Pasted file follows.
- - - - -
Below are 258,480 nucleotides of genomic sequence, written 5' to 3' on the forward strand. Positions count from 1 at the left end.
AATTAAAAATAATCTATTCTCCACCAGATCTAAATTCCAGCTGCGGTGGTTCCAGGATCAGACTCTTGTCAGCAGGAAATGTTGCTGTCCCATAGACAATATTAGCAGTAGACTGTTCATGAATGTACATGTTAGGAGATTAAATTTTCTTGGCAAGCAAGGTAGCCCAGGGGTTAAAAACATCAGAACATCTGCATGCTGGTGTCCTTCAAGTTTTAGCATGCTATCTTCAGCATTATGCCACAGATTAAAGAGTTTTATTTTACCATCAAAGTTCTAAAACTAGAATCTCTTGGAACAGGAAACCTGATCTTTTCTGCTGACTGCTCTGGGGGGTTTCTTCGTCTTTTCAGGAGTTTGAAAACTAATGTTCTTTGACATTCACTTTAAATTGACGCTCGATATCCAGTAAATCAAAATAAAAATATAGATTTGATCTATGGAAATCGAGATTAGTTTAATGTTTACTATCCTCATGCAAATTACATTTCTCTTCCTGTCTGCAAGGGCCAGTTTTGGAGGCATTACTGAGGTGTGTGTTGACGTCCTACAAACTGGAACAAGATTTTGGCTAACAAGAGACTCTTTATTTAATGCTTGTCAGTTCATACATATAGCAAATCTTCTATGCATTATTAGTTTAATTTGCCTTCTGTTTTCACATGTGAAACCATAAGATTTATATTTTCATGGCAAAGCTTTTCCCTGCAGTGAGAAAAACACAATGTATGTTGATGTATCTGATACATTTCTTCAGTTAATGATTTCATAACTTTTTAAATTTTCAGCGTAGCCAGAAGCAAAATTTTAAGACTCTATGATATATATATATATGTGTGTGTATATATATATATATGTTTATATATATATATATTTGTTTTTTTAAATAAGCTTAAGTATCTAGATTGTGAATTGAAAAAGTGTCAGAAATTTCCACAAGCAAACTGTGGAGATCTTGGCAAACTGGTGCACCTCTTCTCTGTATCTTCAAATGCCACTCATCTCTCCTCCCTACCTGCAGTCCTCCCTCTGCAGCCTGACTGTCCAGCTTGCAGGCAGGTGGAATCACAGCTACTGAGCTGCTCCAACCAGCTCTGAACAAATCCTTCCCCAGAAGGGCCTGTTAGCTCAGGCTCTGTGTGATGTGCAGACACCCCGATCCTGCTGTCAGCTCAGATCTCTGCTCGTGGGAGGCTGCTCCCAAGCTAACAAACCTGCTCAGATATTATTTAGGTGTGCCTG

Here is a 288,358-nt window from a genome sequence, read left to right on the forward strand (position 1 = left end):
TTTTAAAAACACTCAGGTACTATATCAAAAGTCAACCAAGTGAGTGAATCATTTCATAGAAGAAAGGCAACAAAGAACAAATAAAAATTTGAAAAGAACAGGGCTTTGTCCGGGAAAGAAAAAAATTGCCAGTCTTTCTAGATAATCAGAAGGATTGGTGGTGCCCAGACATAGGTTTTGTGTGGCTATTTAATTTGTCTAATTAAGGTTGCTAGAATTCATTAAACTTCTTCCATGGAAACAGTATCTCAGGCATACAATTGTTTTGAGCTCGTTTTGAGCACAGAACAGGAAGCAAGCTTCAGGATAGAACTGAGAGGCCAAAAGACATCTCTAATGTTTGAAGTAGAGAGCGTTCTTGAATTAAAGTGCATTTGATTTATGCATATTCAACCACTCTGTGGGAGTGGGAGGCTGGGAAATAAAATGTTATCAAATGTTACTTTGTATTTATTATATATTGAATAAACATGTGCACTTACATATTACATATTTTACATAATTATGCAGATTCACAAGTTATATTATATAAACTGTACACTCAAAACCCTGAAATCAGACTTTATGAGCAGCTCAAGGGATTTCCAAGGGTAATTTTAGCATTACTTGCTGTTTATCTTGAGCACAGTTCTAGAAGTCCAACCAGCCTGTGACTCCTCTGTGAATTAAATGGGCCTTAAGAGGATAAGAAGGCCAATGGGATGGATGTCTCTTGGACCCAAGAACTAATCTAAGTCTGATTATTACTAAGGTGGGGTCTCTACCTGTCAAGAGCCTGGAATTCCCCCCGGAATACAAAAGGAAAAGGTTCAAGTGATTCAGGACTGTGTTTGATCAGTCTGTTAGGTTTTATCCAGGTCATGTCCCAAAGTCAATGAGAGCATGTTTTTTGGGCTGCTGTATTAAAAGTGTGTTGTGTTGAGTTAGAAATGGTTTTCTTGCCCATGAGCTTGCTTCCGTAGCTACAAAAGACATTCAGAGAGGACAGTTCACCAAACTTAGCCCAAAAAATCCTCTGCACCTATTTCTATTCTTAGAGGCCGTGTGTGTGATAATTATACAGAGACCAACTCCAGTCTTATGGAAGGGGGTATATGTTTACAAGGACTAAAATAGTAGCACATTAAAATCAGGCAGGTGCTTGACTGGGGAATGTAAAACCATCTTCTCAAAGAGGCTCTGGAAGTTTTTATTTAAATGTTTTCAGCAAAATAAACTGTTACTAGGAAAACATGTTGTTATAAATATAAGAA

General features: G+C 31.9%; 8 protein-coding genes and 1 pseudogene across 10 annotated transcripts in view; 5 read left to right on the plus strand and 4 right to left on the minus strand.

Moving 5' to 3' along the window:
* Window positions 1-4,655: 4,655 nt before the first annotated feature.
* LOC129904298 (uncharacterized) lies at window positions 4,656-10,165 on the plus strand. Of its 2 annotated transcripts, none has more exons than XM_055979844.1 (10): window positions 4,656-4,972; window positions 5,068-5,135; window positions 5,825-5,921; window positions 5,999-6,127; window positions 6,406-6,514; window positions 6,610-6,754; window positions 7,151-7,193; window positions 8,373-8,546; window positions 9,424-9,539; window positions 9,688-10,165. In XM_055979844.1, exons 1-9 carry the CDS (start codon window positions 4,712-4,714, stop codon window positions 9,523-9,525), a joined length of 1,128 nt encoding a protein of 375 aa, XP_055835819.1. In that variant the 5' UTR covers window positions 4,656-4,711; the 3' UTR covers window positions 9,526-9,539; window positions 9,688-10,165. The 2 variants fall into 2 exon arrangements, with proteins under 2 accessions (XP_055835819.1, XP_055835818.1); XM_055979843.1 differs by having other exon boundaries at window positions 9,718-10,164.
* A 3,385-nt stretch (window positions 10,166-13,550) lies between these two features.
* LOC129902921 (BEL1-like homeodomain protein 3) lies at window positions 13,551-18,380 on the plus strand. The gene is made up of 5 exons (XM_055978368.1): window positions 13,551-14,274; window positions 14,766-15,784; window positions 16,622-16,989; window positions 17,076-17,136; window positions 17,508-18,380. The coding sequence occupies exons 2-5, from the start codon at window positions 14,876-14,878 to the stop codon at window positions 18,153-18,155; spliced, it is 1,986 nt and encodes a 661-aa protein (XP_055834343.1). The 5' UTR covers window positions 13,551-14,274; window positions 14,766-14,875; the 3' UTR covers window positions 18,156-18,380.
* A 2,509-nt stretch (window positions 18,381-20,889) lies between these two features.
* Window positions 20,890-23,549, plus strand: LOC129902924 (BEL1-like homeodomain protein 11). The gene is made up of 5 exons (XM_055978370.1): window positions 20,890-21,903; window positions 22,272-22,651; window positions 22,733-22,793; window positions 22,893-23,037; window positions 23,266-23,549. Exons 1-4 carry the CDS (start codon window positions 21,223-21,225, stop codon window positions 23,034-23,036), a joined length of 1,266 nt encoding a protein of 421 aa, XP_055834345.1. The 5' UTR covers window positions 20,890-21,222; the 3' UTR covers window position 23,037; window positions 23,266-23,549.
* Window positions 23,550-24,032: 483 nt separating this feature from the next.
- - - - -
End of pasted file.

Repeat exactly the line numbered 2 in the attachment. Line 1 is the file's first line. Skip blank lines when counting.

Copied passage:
AATTAAAAATAATCTATTCTCCACCAGATCTAAATTCCAGCTGCGGTGGTTCCAGGATCAGACTCTTGTCAGCAGGAAATGTTGCTGTCCCATAGACAATATTAGCAGTAGACTGTTCATGAATGTACATGTTAGGAGATTAAATTTTCTTGGCAAGCAAGGTAGCCCAGGGGTTAAAAACATCAGAACATCTGCATGCTGGTGTCCTTCAAGTTTTAGCATGCTATCTTCAGCATTATGCCACAGATTAAAGAGTTTTATTTTACCATCAAAGTTCTAAAACTAGAATCTCTTGGAACAGGAAACCTGATCTTTTCTGCTGACTGCTCTGGGGGGTTTCTTCGTCTTTTCAGGAGTTTGAAAACTAATGTTCTTTGACATTCACTTTAAATTGACGCTCGATATCCAGTAAATCAAAATAAAAATATAGATTTGATCTATGGAAATCGAGATTAGTTTAATGTTTACTATCCTCATGCAAATTACATTTCTCTTCCTGTCTGCAAGGGCCAGTTTTGGAGGCATTACTGAGGTGTGTGTTGACGTCCTACAAACTGGAACAAGATTTTGGCTAACAAGAGACTCTTTATTTAATGCTTGTCAGTTCATACATATAGCAAATCTTCTATGCATTATTAGTTTAATTTGCCTTCTGTTTTCACATGTGAAACCATAAGATTTATATTTTCATGGCAAAGCTTTTCCCTGCAGTGAGAAAAACACAATGTATGTTGATGTATCTGATACATTTCTTCAGTTAATGATTTCATAACTTTTTAAATTTTCAGCGTAGCCAGAAGCAAAATTTTAAGACTCTATGATATATATATATATGTGTGTGTATATATATATATATGTTTATATATATATATATTTGTTTTTTTAAATAAGCTTAAGTATCTAGATTGTGAATTGAAAAAGTGTCAGAAATTTCCACAAGCAAACTGTGGAGATCTTGGCAAACTGGTGCACCTCTTCTCTGTATCTTCAAATGCCACTCATCTCTCCTCCCTACCTGCAGTCCTCCCTCTGCAGCCTGACTGTCCAGCTTGCAGGCAGGTGGAATCACAGCTACTGAGCTGCTCCAACCAGCTCTGAACAAATCCTTCCCCAGAAGGGCCTGTTAGCTCAGGCTCTGTGTGATGTGCAGACACCCCGATCCTGCTGTCAGCTCAGATCTCTGCTCGTGGGAGGCTGCTCCCAAGCTAACAAACCTGCTCAGATATTATTTAGGTGTGCCTG